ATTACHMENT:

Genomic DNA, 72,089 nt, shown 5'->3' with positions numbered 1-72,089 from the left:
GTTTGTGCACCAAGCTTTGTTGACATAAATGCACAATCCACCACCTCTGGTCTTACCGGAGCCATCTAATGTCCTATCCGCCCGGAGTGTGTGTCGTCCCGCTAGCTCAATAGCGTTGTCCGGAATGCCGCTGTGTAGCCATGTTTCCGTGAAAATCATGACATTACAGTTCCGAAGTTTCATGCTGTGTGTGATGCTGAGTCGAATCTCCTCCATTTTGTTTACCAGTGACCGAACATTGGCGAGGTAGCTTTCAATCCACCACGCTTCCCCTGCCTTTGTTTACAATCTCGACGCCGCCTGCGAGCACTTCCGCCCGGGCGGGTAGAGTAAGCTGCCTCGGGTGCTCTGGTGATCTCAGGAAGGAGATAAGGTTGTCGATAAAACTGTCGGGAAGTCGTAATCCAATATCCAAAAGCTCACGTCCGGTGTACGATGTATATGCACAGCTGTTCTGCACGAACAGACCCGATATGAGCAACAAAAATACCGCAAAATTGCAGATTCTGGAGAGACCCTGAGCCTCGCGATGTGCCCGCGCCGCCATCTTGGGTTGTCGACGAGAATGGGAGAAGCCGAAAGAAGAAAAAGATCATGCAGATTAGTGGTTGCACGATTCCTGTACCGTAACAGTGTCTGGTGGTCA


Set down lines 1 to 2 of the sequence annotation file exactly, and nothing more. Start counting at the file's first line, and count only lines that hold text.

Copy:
Genomic DNA, 72,089 nt, shown 5'->3' with positions numbered 1-72,089 from the left:
GTTTGTGCACCAAGCTTTGTTGACATAAATGCACAATCCACCACCTCTGGTCTTACCGGAGCCATCTAATGTCCTATCCGCCCGGAGTGTGTGTCGTCCCGCTAGCTCAATAGCGTTGTCCGGAATGCCGCTGTGTAGCCATGTTTCCGTGAAAATCATGACATTACAGTTCCGAAGTTTCATGCTGTGTGTGATGCTGAGTCGAATCTCCTCCATTTTGTTTACCAGTGACCGAACATTGGCGAGGTAGCTTTCAATCCACCACGCTTCCCCTGCCTTTGTTTACAATCTCGACGCCGCCTGCGAGCACTTCCGCCCGGGCGGGTAGAGTAAGCTGCCTCGGGTGCTCTGGTGATCTCAGGAAGGAGATAAGGTTGTCGATAAAACTGTCGGGAAGTCGTAATCCAATATCCAAAAGCTCACGTCCGGTGTACGATGTATATGCACAGCTGTTCTGCACGAACAGACCCGATATGAGCAACAAAAATACCGCAAAATTGCAGATTCTGGAGAGACCCTGAGCCTCGCGATGTGCCCGCGCCGCCATCTTGGGTTGTCGACGAGAATGGGAGAAGCCGAAAGAAGAAAAAGATCATGCAGATTAGTGGTTGCACGATTCCTGTACCGTAACAGTGTCTGGTGGTCA